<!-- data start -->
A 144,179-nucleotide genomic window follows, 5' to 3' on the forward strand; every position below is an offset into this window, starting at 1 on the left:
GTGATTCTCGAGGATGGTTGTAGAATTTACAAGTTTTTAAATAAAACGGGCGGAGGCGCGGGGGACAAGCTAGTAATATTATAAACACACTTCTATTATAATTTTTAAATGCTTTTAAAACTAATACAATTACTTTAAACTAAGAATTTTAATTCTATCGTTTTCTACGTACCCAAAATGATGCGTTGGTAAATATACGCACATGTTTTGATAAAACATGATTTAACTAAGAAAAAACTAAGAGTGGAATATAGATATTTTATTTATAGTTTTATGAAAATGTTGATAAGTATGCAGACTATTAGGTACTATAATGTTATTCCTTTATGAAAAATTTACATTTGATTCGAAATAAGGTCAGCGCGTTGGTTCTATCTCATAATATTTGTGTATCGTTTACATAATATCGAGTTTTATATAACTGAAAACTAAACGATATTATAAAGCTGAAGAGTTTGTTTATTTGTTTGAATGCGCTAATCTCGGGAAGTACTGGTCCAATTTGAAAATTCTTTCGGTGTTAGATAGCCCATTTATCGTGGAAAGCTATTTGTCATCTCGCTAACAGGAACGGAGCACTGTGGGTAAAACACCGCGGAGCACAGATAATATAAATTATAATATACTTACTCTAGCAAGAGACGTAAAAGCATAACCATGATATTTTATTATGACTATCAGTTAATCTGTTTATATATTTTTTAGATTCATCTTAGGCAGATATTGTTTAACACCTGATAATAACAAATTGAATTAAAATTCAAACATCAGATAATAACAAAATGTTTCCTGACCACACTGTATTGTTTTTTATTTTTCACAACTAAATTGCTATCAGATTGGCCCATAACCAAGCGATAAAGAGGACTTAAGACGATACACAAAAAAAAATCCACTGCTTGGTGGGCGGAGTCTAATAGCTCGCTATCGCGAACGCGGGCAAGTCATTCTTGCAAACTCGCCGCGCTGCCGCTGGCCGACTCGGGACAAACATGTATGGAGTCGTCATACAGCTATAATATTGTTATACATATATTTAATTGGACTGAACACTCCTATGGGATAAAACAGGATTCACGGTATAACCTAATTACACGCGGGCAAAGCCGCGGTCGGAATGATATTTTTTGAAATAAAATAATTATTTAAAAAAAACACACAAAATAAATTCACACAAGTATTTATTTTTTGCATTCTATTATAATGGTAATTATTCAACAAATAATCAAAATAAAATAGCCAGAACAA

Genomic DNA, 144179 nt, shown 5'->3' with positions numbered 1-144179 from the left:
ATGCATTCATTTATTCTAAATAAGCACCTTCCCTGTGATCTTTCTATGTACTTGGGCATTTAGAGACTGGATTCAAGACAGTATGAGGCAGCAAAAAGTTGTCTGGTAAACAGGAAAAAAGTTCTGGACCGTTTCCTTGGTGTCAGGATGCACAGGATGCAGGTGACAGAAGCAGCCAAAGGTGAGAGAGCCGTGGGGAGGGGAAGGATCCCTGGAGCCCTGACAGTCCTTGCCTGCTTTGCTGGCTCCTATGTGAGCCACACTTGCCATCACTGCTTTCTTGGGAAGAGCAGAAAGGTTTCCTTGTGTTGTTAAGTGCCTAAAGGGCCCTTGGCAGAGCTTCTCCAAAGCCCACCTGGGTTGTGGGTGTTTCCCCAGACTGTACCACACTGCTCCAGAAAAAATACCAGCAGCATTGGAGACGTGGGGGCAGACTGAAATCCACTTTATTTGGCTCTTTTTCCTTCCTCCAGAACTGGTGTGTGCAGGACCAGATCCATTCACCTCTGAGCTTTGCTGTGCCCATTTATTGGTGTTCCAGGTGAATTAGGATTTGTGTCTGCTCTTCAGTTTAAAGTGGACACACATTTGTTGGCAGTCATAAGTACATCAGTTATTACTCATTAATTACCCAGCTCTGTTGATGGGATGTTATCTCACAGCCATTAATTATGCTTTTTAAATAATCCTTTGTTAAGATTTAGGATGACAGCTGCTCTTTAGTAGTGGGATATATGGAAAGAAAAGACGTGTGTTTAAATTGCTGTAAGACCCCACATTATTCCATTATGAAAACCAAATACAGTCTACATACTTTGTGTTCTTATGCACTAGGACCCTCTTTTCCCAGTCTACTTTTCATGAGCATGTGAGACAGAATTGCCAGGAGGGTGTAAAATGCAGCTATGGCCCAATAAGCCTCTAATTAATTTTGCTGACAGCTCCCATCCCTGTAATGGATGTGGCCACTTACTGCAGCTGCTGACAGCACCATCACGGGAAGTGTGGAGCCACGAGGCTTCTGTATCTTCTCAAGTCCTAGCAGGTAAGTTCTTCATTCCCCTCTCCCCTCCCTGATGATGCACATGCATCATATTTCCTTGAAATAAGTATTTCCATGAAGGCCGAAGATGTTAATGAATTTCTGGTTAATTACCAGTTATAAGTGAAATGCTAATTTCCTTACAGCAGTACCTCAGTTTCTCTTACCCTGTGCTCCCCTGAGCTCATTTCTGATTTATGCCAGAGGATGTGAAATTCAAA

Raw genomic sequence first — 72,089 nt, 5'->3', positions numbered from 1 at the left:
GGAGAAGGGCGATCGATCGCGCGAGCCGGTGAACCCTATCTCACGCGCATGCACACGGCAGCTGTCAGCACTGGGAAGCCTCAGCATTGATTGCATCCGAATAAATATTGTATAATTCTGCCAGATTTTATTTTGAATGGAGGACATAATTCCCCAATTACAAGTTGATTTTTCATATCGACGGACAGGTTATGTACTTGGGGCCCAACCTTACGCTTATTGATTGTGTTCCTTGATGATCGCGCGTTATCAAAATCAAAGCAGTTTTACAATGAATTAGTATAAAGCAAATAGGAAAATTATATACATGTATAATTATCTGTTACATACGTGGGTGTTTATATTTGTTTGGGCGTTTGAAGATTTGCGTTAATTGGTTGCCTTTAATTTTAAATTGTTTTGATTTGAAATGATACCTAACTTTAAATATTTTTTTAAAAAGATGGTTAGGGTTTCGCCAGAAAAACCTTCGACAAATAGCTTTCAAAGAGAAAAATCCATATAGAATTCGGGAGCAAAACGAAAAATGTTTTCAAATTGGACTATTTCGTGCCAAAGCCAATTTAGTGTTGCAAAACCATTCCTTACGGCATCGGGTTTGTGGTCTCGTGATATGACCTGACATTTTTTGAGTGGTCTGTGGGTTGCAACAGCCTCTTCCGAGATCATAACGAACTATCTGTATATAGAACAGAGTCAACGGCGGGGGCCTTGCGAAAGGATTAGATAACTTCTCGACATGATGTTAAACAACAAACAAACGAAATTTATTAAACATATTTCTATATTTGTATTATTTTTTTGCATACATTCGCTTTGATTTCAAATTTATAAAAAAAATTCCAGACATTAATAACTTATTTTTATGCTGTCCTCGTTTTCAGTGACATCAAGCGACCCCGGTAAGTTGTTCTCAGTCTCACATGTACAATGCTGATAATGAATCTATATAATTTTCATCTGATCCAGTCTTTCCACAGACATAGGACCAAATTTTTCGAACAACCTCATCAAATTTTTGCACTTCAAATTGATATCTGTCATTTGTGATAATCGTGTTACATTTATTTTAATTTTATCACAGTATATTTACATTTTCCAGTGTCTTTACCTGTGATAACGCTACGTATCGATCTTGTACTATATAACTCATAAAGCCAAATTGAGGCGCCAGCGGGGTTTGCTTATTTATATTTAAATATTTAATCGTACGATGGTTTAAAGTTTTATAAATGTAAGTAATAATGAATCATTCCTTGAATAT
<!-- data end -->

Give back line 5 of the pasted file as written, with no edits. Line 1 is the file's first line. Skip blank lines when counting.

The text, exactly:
Raw genomic sequence first — 72,089 nt, 5'->3', positions numbered from 1 at the left: